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  • - Circinate vernation.

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  • The scales of a bud sometimes exhibit one kind of vernation and the leaves another.

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  • The latter terms are applied to the flower-bud in the same way as vernation is to the leaf-bud, and distinctive names have been given to the different arrangements exhibited, both by the leaves individually and in their relations to each other.

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  • The Monandreae have been subdivided into twenty-eight tribes, the characters of which are based on the structure of the anther and pollinia, the nature of the inflorescence, whether terminal or lateral, the vernation of the leaf and the presence or absence of a joint between blade and sheath, and the nature of the stem.

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  • In botany the word is used of the praefloration or folded arrangement of the petals in a flower before expansion in the summer, contrasted with "vernation" of leaves which unfold in the spring.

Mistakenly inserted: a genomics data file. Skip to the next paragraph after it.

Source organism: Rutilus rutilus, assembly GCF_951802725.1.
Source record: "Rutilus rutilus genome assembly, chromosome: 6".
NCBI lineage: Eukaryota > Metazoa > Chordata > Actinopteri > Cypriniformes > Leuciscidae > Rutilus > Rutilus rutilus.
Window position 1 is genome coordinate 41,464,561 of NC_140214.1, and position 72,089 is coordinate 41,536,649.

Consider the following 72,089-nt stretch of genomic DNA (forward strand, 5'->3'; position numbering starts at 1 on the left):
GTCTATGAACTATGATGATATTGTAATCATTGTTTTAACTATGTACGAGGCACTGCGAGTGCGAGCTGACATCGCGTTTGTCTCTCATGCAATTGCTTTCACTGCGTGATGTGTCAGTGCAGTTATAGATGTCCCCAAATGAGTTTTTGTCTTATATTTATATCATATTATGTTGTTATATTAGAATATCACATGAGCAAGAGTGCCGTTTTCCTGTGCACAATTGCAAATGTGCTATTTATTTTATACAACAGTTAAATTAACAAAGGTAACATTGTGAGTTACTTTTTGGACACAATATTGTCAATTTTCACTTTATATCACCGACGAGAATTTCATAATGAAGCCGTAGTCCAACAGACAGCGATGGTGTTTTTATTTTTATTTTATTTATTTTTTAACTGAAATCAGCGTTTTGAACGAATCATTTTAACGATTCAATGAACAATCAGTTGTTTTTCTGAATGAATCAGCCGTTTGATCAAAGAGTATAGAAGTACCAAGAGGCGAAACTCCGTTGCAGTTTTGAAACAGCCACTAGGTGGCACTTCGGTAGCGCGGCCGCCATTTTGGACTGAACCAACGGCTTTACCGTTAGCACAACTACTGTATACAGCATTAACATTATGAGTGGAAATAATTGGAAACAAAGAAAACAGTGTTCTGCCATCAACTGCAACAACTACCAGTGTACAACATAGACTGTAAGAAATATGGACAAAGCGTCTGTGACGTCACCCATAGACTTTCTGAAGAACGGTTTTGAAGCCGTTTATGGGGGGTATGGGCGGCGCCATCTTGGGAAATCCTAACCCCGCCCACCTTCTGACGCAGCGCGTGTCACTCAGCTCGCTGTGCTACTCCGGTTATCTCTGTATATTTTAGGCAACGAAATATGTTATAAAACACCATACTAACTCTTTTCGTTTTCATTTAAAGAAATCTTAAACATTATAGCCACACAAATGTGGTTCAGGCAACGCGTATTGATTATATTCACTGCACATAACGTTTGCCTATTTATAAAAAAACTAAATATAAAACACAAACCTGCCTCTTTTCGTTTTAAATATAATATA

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  • The arrangement of the leaves in the bud is termed vernation or prefoliation.

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  • In considering vernation we must take into account both the manner in which each individual leaf is folded and also the arrangement of the leaves in relation to each other.

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  • The leaves in the bud are either placed simply in apposition, as in the mistletoe, or they are folded or rolled up longitudinally or laterally, giving rise to different kinds of vernation, as delineated in figs.

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  • 38), as in vine and sycamore, and in leaves with radiating vernation, where the ribs mark the foldings; or it is rolled upon itself, convolute (fig.